In addition, Ms. Bodnar continues to work with SciMoms, a project of Biology Fortified. A USDA press official characterised her work with SciMoms as a “behind-the-scenes volunteer activity” that includes “occasional editing work,” a description that stretches credulity.

“This reminds me of [Moncef] Slaoui as head of Operation Warp Speed in the Trump administration,” said Craig Holman, Public Citizen’s Capitol Hill lobbyist on ethics. “Trump pretended Slaoui was simply a private contractor and not an employee, since Slauoi did not want to forfeit conflicting interests. There is no question that she must not mix her private and public roles.”

But mixing roles is exactly what Ms. Bodnar has done.

Biology Fortified filed a 39-page complaint last year with the University of Florida alleging that professor Kevin Folta may not have reported his financial conflicts of interest on a $466,000 USDA grant. The contact information for that letter alleging USDA grant violations listed Ms. Bodnar’s personal cell phone number and email at Biology Fortified.

While employed at the USDA, Ms. Bodnar filed a 39-page complaint last year with the University of Florida, on behalf of her nonprofit Biology Fortified, alleging ethical violations on a USDA grant. Ms. Bodnar did not notify the USDA, her employer, of these alleged ethical violations on a USDA grant.

Despite Ms. Bodnar alleging violations on a USDA grant to the University of Florida, a USDA press official confirmed that Ms. Bodnar did not file a similar complaint with the USDA Office of Ethics. Nor did she apparently file a complaint with the USDA Office of the Inspector General.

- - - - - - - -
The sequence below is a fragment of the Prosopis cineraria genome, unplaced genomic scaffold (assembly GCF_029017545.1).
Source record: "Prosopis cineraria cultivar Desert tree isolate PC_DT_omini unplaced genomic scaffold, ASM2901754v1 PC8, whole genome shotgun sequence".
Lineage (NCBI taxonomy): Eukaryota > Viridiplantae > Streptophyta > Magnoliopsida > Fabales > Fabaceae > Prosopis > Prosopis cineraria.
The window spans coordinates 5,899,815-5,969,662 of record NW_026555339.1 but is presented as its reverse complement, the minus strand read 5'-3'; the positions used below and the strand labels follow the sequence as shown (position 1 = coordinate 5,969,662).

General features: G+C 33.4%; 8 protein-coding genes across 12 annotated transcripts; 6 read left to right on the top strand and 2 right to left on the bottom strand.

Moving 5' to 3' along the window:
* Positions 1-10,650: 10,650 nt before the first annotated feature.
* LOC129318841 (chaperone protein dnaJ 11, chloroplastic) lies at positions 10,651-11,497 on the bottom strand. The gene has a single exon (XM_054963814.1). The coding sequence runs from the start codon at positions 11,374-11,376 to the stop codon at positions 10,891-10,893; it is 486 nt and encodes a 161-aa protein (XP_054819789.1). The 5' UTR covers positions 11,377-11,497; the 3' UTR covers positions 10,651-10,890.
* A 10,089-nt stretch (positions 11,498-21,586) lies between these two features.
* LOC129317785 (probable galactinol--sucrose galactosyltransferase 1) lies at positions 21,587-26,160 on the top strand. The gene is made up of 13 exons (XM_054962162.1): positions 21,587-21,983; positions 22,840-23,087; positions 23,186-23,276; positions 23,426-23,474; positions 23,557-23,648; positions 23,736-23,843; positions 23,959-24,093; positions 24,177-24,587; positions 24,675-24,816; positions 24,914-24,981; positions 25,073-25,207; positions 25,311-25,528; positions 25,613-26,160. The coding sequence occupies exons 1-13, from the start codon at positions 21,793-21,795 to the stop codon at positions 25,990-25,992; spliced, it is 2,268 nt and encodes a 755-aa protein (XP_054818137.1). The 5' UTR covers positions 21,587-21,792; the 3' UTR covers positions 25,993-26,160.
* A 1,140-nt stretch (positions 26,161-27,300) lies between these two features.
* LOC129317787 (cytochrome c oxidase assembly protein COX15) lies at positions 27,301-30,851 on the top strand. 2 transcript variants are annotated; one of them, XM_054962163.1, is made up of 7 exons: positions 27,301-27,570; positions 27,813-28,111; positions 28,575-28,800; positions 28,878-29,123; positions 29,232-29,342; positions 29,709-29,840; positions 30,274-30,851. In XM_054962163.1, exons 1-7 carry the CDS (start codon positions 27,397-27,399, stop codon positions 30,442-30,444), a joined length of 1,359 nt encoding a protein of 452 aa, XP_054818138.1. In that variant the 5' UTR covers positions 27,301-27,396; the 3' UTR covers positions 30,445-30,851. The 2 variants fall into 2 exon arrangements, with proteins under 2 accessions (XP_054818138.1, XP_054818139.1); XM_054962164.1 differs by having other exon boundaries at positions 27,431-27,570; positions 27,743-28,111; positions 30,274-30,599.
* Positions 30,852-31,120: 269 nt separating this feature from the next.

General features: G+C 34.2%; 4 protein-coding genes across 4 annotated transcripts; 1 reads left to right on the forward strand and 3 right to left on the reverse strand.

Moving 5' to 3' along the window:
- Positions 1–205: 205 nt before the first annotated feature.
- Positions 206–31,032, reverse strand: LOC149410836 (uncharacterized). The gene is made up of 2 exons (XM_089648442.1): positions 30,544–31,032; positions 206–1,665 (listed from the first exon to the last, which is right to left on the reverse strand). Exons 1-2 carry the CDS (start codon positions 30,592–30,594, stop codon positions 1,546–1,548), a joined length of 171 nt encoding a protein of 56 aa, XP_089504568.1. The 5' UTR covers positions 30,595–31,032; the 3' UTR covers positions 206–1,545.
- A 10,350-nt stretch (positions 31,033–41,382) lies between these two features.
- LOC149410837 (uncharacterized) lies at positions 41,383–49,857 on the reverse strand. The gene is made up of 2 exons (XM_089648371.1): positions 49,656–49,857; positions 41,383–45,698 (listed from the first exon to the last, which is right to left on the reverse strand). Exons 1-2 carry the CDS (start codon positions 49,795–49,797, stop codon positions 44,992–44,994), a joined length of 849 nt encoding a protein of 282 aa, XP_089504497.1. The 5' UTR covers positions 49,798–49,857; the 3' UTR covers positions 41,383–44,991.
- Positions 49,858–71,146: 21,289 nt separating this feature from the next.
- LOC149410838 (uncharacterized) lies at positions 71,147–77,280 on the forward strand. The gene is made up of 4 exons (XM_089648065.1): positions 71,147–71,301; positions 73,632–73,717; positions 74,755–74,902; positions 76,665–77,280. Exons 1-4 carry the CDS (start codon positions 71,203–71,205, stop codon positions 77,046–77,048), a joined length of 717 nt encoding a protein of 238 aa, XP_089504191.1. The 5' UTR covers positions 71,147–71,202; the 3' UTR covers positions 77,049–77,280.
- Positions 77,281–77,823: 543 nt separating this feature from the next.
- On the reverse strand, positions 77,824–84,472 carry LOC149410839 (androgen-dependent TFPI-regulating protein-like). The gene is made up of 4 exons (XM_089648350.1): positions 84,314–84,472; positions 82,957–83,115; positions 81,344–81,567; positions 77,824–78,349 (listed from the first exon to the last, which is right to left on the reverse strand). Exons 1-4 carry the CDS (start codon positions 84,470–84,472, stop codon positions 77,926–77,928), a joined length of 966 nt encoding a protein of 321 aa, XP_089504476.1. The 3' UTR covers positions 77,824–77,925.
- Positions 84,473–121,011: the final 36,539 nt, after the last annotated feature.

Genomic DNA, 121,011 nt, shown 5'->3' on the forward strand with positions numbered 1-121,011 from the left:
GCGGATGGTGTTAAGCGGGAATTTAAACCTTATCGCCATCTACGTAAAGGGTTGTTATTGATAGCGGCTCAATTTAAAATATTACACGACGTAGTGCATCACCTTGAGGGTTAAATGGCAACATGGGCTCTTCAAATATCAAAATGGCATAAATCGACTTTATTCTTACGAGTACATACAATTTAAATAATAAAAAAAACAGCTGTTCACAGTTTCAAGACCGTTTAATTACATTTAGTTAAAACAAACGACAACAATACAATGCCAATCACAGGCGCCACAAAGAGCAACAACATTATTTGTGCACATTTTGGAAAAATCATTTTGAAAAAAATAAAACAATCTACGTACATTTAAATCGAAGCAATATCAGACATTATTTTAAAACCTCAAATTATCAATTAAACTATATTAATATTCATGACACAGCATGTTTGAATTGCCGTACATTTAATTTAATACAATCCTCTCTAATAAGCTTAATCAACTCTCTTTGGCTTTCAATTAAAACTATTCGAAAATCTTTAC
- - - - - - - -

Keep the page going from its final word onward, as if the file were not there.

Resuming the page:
When asked why Ms. Bodnar filed a complaint about USDA grant violations with his university, but not with her federal employer, Mr. Folta emailed, “It’s about shaming, creating a perception of impropriety with my superiors.” 

Furthermore, the USDA’s characterization of Ms. Bodnar’s role at SciMoms as “behind-the-scenes volunteer activity” also seems inaccurate. In fact, Ms. Bodnar’s picture is on the group’s banner along with other SciMoms members. 

The USDA stated to The Disinformation Chronicle that Ms. Bodnar only has a “behind-the-scenes volunteer activity” role with SciMoms, yet she is pictured (circled far right) along with other members on the front page of the group’s website.

Ms. Bodnar’s “behind-the-scenes volunteer activity” for SciMoms also includes a biography on the SciMoms’ website, her “origin story” with SciMoms, as well as several articles Ms. Bodnar has written for SciMoms.

In addition, last September Ms. Bodnar gave an interview on an internet program called Conversations that Matter where she spoke as "Founding Member of SciMoms." It is uncertain if she did this interview during federal work hours.

As with many cases in her role with SciMoms, Ms. Bodnar implied on that internet program that she held a prior job at the USDA, stating that “she has worked for the USDA.”

“We always allege that there are smoky backroom deals or that agencies are captured, but you don’t normally find things so directly connected,” said Zach Corrigan with Food & Water Watch. “It’s all rather scandalous.”

To get to the bottom of these issues and better understand Ms. Bodnar’s dual roles as taxpayer-funded federal policy advisor to Secretary Vilsack and industry advocate for various nonprofits, The DisInformation Chronicle has filed a freedom of information request. To read that request, click here.